In a move that appears to signal an attempt by Twitter to finally monetize its user base, the company will start selling corporate accounts to brands by the end 2009.
Though Twitter co-founder Biz Stone had hinted at such an initiative earlier this year, he fleshed out the concept this week at an industry event in London, where he said a pay-for package will offer verified streams and analytics.
"This takes advantage of some of the commercial use of Twitter we've seen from businesses like airlines and big box stores," Stone said (via the Guardian). "We want to present to them a layer of features that allows them to become better at Twitter, show them some of the analytics."
Twitter is also looking to add the ability to geo-tag individual tweets and is developing tools to recognize which users have higher reputations than others, Stone added. The company also wants to make a bigger push onto the mobile platform.
There already are a number of offerings - some free, some commercial - that quantify the impact of a user's reputation already. Most recently PR-firm Edelman announced a new tool that measures an individual's importance on Twitter using metrics that go beyond just a tally of followers.
Ironically enough, Twitter is getting set to go to market just as research firms detect a worrisome decline in its user base. According to data provided to eMarketer by Nielsen, traffic to Twitter.com was down a dramatic 27.8% between September and October 2009, falling to 18.9 million unique visitors. comScore data showed unique visitors down 8.1% in October, while Compete reported a 2.1% decline.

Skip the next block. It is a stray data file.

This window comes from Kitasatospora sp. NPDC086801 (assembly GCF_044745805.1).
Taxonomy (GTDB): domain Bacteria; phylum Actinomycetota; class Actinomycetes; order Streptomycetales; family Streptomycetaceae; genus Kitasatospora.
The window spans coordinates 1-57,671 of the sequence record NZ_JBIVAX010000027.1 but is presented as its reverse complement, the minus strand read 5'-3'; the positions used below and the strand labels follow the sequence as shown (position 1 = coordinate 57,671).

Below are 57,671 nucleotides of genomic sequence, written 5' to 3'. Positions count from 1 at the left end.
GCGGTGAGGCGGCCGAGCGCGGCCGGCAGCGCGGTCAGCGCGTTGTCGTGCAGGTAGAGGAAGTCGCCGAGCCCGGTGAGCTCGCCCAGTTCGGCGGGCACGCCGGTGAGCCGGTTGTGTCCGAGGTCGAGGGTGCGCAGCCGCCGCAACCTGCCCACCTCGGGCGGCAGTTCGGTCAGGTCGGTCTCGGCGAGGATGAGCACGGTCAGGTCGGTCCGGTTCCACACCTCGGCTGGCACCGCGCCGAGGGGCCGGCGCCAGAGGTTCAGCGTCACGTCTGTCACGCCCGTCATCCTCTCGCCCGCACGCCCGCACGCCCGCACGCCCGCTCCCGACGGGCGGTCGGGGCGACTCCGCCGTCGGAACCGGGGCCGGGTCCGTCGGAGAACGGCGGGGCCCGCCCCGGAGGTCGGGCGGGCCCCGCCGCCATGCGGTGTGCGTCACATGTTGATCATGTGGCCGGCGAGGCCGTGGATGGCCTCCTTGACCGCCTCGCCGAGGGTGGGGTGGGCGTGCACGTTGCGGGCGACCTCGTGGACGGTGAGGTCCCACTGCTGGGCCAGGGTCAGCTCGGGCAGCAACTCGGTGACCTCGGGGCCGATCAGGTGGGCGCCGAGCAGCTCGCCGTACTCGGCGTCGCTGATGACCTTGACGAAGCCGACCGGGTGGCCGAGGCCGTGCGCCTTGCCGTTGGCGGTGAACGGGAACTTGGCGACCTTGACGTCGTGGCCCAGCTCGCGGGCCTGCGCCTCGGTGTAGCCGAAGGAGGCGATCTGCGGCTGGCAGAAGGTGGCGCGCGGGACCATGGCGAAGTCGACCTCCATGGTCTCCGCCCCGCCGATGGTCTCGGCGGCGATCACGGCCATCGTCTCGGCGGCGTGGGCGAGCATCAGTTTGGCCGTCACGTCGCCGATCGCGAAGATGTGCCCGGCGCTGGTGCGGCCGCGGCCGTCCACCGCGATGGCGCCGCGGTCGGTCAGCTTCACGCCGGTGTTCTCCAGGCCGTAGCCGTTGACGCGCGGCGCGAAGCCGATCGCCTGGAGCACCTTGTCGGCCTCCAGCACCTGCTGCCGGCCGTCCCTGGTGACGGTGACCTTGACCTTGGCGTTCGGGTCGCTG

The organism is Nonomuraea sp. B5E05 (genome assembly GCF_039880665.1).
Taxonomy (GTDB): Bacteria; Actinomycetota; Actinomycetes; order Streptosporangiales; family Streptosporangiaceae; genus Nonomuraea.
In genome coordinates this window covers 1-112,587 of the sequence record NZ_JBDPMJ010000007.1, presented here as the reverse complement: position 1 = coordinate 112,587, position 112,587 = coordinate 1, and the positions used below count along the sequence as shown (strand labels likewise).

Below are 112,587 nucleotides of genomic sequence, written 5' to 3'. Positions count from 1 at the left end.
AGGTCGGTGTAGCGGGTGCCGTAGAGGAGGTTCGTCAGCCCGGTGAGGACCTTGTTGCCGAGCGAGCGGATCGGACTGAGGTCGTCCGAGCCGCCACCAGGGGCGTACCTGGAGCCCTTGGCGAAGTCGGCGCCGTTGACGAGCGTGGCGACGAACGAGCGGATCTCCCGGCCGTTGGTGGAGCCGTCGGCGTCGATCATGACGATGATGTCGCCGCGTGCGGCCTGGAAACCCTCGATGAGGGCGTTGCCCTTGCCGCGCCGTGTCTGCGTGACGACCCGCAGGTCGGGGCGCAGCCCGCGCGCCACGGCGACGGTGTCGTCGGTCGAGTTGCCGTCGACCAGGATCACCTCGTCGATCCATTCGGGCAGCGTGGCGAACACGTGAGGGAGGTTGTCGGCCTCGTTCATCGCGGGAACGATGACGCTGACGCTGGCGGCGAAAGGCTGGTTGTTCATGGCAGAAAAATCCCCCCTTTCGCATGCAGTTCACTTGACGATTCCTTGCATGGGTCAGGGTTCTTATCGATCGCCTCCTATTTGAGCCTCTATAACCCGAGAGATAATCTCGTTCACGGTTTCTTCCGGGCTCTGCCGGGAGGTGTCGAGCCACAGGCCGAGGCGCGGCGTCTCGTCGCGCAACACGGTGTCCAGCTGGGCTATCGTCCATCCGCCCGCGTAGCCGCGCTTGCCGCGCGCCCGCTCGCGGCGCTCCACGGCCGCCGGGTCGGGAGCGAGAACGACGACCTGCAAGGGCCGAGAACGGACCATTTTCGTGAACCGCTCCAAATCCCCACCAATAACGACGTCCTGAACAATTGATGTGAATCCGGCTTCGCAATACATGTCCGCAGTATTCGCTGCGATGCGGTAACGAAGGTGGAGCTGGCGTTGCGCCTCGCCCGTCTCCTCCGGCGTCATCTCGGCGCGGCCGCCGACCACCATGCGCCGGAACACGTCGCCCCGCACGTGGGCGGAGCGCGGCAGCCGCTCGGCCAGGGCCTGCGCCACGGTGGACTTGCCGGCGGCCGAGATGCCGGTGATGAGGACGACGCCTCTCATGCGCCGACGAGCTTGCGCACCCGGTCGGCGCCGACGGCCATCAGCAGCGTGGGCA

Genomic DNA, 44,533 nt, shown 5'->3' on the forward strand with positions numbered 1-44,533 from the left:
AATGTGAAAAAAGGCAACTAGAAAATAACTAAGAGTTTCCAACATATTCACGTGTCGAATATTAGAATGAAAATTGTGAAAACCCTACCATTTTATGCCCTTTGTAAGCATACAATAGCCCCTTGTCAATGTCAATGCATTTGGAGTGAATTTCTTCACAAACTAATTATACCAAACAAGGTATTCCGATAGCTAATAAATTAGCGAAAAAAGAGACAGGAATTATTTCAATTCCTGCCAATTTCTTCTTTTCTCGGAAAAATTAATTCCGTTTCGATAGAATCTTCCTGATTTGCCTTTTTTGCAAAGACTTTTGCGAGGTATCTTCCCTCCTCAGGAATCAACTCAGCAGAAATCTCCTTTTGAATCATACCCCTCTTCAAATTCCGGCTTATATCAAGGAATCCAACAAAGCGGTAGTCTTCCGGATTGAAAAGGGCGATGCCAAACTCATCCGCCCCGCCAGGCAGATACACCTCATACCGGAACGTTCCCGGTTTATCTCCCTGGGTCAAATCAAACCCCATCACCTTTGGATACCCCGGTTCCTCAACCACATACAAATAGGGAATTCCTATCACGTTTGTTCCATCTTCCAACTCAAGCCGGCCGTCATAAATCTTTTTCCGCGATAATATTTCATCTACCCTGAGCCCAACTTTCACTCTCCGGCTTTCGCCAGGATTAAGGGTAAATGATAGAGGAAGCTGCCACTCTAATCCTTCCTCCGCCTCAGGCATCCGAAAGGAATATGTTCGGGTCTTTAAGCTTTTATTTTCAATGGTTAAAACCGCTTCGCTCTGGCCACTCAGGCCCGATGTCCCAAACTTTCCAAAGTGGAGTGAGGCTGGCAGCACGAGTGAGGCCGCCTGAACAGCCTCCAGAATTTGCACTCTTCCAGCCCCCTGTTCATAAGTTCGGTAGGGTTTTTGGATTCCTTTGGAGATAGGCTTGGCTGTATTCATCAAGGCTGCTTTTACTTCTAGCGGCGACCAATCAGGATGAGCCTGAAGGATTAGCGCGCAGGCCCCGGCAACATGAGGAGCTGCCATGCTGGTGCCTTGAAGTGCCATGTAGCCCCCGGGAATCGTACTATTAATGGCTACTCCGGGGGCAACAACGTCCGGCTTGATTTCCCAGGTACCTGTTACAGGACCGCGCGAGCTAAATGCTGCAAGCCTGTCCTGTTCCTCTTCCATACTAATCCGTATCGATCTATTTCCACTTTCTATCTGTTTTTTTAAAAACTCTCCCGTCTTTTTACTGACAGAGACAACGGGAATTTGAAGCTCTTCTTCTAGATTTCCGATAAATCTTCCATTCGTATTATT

The decrease in visitors could mean either falling interest in Twitter or simply migration to other platforms, such as third-party applications and mobile access, eMarketer concluded.
That said, it is doubtful that brands will suddenly lose interest in leveraging the microblogging platform. One of Twitter's greatest strengths is its role as a news broadcast platform - not necessarily a "sharing" platform, according to a recent study by Social Twist. For sharing, Twitter enjoys only 5% of "shared information" traffic among popular social platforms.
In a move that appears to confirm Twitter's acknowledgement that it is indeed a de-facto broadcasting tool, Stone also announced yesterday that the site had changed its fundamental question from "What are you doing?" to "What's happening?"
ITA Software, a provider of software applications for the travel industry, and FareCompare.com, an independent airfare comparison shopping site, already are using Twitter in such a news broadcast manner. The duo just announced that they have signed on 15,000 Tweeters to follow FareCompare's When-to-Fly Real-Time Airfare Alerts since it launched in July. Consumers track the fares by the Twitter handle of their preferred airport, such as @flyfromATL and @flyfromDFW.
FareCompare tweets more than 2,500 price-drop messages each day across its 170 Twitter departure-city accounts.